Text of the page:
After intentionally foregoing Europe at Christmas for the last 4 years, a few factors drove us back this year: nostalgia for winter weather in the season, a truly authentic Christmas experience, and the paucity of other options with availability and reasonable travel costs. One day we’ll get to Namibia or Peru for Christmas, but not this year.
We initially targeted all three of the Baltic states for this year’s trip: Estonia, Latvia, and Lithuania:
- Northern Europe to meet the winter climate criteria
- Great Christmas tradition (Tallinn holds the distinction of hosting the Europe’s first public Christmas tree in 1441)
- Have not visited any of them before (they would put WolfeStreetTravel’s country count over 70)
However, WolfeStreetTravel flight criteria and the need to keep the trip limited in length due to work resulted in the following refinements:
- Lop Lithuania off the itinerary (maybe we’ll get back there when we can also visit adjoining Belarus; we certainly can’t go there now, with Putin stooge and corrupt autocrat Lukashenko in charge)
- Bookend our stay in the Baltic states with some time in another country with direct flight in and out of Europe
The UNESCO World Heritage site of Old Town Tallinn, Estonia, from atop the castle hill of Toompea:
Riga, Latvia, from the spire of St. Peter’s Lutheran Cathedral in the center of town:
Regarding the direct flight bookend, we found a perfect candidate in Amsterdam’s Schiphol airport. United offered direct flights there from IAD, and BalticAir offered direct flights to Estonia and Latvia from Schiphol. Plus, we’d add a few days in Haarlem on the front end and a few days in Amsterdam on the back end to break up the flying time.
Haarlem decked out for Christmas:
The canals of Amsterdam during our stay:
In the middle, we’d fly direct:
- From Amsterdam to Tallinn, Estonia, then
- From Tallin to Riga, Latvia, then
- From Riga back to Amsterdam
Between the direct flights to and from Europe and the direct flights to, within, and from the Baltics, we planned this perfectly to minimize the impacts of inevitable flight delays. Nothing could go wrong now, with no connecting flights that could be impacted by delays on the initial leg – the bane of any traveler’s existence.
Then, more than a month after we bought our tickets, United saw fit to eliminate the direct flight from IAD to Amsterdam, screwing things up and requiring some rework and now unavoidable two-leg flights in and out of Europe. Not a disaster by any means, but it just meant more risks.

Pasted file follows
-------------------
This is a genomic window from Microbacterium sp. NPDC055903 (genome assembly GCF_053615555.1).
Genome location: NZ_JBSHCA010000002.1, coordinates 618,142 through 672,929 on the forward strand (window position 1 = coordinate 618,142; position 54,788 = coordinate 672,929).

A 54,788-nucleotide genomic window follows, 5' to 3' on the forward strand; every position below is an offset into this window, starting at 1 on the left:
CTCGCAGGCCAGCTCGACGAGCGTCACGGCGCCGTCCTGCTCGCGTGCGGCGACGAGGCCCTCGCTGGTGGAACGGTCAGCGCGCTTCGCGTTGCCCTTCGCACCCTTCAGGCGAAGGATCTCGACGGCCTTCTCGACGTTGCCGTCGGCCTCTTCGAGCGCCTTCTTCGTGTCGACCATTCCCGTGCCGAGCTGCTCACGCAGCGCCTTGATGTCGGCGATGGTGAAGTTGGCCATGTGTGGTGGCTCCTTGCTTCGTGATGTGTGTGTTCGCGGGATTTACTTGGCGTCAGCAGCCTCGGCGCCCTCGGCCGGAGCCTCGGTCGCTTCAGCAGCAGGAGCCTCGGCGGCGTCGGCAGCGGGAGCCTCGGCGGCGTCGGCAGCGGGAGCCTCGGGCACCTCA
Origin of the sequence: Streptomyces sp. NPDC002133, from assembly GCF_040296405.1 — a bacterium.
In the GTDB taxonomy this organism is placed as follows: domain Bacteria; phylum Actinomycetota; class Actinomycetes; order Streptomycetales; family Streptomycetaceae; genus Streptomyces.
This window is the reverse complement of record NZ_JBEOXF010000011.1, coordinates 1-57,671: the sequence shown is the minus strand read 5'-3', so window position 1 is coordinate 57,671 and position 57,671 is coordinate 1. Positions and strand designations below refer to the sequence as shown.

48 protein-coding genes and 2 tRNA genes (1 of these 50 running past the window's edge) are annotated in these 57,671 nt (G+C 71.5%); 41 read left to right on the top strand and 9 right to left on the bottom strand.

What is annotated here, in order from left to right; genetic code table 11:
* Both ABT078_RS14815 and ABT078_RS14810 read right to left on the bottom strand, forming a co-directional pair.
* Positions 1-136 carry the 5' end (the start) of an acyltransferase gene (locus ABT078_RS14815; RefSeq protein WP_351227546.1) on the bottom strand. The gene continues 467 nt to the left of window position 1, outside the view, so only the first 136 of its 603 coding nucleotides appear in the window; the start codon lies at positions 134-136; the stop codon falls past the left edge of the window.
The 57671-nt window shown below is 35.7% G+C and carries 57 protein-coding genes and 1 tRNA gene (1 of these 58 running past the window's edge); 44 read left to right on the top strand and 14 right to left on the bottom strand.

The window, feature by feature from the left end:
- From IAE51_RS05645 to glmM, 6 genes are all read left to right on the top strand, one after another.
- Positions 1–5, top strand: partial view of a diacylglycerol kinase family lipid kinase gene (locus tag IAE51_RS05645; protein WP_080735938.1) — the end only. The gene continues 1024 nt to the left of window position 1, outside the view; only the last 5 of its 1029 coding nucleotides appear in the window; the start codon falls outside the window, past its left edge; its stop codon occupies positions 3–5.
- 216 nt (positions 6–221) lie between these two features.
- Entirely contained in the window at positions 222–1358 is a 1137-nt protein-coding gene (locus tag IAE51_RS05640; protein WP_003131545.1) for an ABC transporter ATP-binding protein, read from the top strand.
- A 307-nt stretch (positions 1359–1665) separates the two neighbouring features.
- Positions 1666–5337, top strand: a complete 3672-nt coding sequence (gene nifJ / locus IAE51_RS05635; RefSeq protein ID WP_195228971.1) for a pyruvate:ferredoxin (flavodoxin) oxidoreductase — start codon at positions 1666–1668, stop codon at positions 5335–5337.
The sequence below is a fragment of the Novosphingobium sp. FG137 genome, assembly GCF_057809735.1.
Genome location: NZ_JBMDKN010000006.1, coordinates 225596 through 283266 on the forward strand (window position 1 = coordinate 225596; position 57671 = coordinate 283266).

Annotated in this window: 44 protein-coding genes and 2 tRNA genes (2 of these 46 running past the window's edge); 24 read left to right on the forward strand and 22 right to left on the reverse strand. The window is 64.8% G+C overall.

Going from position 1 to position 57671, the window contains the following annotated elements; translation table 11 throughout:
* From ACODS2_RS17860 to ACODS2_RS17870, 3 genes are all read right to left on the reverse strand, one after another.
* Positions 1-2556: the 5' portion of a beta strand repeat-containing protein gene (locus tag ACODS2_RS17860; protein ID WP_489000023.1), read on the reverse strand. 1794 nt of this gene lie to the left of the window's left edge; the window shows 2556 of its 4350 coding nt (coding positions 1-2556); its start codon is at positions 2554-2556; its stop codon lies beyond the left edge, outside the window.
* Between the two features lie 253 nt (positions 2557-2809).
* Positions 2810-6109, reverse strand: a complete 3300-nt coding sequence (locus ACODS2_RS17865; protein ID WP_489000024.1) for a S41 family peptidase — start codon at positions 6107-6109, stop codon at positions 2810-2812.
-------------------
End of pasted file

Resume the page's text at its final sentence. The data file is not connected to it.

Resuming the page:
Which, of course, did materialize into actual problems, although none too bad, in the great scheme of things: our connecting flight on the way in got cancelled when we were in the air, and the connecting flight on the way back resulted in total travel time almost twice as long as the time the original direct flight would have taken. But, we weren’t impacted by domestic air travel calamity wrought by the massive Christmas snowstorm, and got back on time on December 28, so we consider ourselves relatively lucky.
After arriving (late) at Schiphol, we beelined it to Haarlem, where we stayed for the next 3 days (including watching the World Cup Final, where we were cheering on Argentina and the Dutch were rooting for France simply because Argentina beat them in the Semis, which was fun).
Haarlem’s Christmas lights throughout the city were the profile of the town’s landmark cathedral:
The functioning Molen de Adriaan windmill right in the heart of town, which we toured while there. Super cool.
From Haarlem, we flew northwest to Tallinn, Estonia, which was still initially blanketed by snow, which is exactly what we were hoping for.
Heading into the town square, dominated by Tallinn’s 15th-century town hall and host to the town’s Christmas Market.
St. Alexander Nevsky Cathedral on Toompea in Tallinn, a vestige of the Russian Empire’s role in Estonia’s history (and also, we got some good snow!):
Tallinn was mostly undamaged during WW II, and its medieval walls and defensive towers are still intact:
Dining highlight during our stay at the Chef’s Table of 180 Degrees Restaurant, which lasted 4.5 hours. This was about an hour and a half longer than it needed to be.
Due to Tallinn’s latitude, the sun set at 3:20 during our stay, resulting in lots of surreal, perpetual twilight afternoons in town:
After 3 days in Tallinn, we headed a little south, to Riga, Latvia – country # 70 for WolfeStreetTravel:
23 degree weather on Christmas Eve!
Riga’s Christmas Market was actually better than Tallinn’s.
And boasted multiple stalls across the market hawking mulled gin, which was a new one to us. It was fine, but we prefer traditional gluhwein (they had that too).
Riga still maintained some of their town’s fortifications, as well.
And was also home to Europe’s greatest concentration of Art Nouveau architecture, since Riga’s prosperity peaked at the same time as this arts and architecture movement at the turn of the century, and Riga wasn’t bombed into oblivion during WW II, preserving the buildings in this district.
Christmas night dinner at 3 pavāru restorāns in Riga, which bested the much fancier 180 Degrees a few days earlier in Tallinn.
After Christmas in Riga, we headed back to the Netherlands, this time to Amsterdam, which we had visited in 2015 at the end of our bike trip through Holland.
Very nice Christmas trip, overall. We’ll post more on each of these locations after we get through a lot of backlog from three previous trips.